There is a long tradition in this country of fighting for our freedom. From the 1773 Boston Tea Party through the 1861 Civil War to the Freedom March of 1963. Each time, the cause was the result of citizens who felt they were not accorded their due dignity, respect and rights they were entitled to.
In 1773, colonists protested what they felt was the inclination of the British to overtax everything in the colonies. They lacked any representation in the British Parliament, so they felt no one was looking out for their interests. Things came to a head when the British raised the tax, again, on tea imports and the colonists in Boston refused to pay.
The displeasure of the colonists was expressed in an action that, the next morning, made them sit up and declare, “We did what?” Let’s say you and the boys are pounding down a couple of tankards of ale and, as usual, are discussing your favorite subjects, taxes and the ones that tax you. Then, as usually happens in gatherings such as these, someone said, “I don’t know about the rest of you, but I’ve have just about had it with the man keeping us down. (Believed to be the first time the expression was used.) The British closed the harbor because we won’t pay their taxes on tea. Now we can’t get anything in the harbor. Hey, you know what we oughta do? We oughta go down there and dump all the tea in the water. Hey, tax this, your Royal Highness! To hell with their laws, until they give us the dignity, respect and rights we deserve. All right boys, who’s with me?”
In 1861, President Lincoln was elected. One of his talking points was the opposition of the extension of slavery into the western states. Slave owners felt that if they brought their slaves to a non-slavery state, their rights to their property should be respected. “You know what we oughta do? We oughta secede from the Union. To hell with their laws, until they give us the dignity, respect and rights we deserve. All right, boys, who’s with me?” There was probably a yee-haw in there somewhere. The results didn’t work out the way the Confederates had envisioned it.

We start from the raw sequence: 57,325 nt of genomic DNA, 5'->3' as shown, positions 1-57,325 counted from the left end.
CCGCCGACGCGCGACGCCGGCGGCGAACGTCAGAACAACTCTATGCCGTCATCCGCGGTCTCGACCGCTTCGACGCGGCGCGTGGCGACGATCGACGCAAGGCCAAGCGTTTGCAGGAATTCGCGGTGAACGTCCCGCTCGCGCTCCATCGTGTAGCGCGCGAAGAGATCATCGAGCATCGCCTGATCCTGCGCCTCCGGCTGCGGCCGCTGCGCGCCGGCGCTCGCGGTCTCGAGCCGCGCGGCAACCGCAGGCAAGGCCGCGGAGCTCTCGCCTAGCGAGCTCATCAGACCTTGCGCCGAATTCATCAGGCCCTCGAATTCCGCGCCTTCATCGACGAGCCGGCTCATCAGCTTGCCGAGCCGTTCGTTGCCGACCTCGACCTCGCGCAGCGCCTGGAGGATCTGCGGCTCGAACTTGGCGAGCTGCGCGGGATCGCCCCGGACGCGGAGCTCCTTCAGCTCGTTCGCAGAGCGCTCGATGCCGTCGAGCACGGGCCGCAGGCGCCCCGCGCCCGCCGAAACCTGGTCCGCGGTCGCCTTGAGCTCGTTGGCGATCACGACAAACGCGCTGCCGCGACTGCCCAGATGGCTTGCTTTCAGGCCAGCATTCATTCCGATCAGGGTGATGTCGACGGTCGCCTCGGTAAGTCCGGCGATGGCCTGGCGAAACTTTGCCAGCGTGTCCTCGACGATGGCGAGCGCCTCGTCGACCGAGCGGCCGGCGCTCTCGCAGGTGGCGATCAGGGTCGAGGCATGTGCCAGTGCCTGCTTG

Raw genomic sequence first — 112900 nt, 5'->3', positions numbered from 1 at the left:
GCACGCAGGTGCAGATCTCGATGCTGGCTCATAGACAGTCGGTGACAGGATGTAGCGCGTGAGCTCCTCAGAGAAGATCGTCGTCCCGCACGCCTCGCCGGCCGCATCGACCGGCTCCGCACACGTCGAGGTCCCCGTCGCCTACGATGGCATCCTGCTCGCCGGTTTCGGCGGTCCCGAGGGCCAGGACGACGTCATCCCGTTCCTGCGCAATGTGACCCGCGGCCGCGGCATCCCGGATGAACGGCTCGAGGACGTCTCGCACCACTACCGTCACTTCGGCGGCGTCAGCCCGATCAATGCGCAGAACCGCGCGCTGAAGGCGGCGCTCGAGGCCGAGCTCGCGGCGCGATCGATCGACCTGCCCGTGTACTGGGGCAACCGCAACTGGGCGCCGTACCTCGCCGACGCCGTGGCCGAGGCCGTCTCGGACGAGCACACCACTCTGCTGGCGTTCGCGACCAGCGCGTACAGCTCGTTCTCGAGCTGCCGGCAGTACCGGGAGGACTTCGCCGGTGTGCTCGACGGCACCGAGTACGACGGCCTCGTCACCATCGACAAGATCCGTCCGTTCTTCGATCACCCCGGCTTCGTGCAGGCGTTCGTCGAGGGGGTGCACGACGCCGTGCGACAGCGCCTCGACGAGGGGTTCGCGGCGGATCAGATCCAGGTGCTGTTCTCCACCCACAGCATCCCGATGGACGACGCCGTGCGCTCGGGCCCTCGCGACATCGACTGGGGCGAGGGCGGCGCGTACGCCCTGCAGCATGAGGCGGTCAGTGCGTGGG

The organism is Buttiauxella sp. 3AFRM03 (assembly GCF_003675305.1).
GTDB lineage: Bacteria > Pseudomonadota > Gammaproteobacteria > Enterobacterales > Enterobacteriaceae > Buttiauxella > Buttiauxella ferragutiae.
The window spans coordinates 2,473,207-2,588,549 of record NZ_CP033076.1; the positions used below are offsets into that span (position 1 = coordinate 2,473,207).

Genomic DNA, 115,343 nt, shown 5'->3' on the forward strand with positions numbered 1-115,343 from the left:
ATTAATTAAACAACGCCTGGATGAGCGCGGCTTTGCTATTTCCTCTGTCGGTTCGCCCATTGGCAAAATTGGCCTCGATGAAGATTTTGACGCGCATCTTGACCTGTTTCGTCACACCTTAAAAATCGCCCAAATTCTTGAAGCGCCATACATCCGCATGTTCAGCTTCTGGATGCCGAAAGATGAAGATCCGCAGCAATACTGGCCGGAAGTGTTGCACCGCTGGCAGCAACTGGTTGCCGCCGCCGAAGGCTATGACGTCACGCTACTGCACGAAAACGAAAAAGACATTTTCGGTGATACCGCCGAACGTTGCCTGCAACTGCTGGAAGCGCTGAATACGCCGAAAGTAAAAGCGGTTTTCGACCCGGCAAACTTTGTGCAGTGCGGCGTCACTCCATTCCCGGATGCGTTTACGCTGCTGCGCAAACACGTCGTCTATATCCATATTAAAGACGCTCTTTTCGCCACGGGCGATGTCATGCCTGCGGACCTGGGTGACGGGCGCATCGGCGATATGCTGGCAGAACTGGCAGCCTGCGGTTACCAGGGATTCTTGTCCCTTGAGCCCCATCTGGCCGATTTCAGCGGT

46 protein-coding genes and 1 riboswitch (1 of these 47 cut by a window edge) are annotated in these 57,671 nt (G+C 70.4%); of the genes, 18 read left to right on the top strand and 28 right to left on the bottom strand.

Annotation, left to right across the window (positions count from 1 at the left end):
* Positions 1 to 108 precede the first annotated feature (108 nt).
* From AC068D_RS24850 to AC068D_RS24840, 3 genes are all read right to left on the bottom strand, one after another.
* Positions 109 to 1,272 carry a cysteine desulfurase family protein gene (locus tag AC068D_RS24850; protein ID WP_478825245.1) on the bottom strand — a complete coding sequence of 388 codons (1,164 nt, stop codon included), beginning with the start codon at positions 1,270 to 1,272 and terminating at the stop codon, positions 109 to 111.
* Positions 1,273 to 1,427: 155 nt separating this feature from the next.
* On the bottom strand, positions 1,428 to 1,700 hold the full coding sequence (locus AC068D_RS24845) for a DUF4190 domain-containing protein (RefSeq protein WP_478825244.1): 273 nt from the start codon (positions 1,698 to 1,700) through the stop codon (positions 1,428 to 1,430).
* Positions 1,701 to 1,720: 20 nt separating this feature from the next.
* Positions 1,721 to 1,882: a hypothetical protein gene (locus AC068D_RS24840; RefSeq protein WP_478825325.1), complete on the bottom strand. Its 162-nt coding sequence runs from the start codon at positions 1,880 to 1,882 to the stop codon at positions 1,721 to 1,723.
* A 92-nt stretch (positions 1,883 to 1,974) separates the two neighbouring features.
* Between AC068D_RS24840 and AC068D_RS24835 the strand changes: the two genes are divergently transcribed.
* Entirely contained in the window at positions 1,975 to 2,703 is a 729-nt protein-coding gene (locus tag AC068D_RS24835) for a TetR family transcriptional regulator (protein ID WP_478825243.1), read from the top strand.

In 1963, over 100 years after the Emancipation Proclamation, many black Americans felt that they had been patient long enough and they wanted the rights that the 14th and 15th Constitutional Amendments had promised them.
“I don’t know about the rest of you, but I’ve just about had it with the man keeping us down. You know what we oughta do? We oughta demand our freedoms guaranteed to us in the Constitution. To hell with their laws, until they give us the dignity, respect and rights we deserve. All right, boys, who’s with me?”
For people of the same race, the human race, and citizens of a country that place so much value on freedom, it’s hard to understand how we grew so far apart. Most of us didn’t want to see a civil rights revolution. However, there were some of us, on both sides, who dared the other to bring it on.
Into this void stepped a man. A preacher man. A man with a dream. This man would suffer the slings and arrows of his
tormentors on all sides. How disappointed he must have been to see some of his own people ridicule him for trying to get them the dignity they deserved.
I remember how he was made to walk through jeering, spitting, punching and kicking mobs of men, women and children. How shameful to see Americans treat each other that way. How heavy his feet must have felt as he lifted them again and again to move forward against all odds in what must have seemed like a nightmare. And the next week he would go out and do it again. Non-violently.
And, I think, that was the key. If he was willing to endure all this for freedom, it forced people to look and see what was happening. Just like Gandhi. And that was when things started to change. He didn’t make it to the Promised Land with us, but I know he would have been proud of President Obama for getting elected and of us for electing him. Not for the color of his skin, but for the content of his character.
We haven’t made it to the mountaintop, but we’re getting there.
John Wallace, of Leesburg, is a post office employee.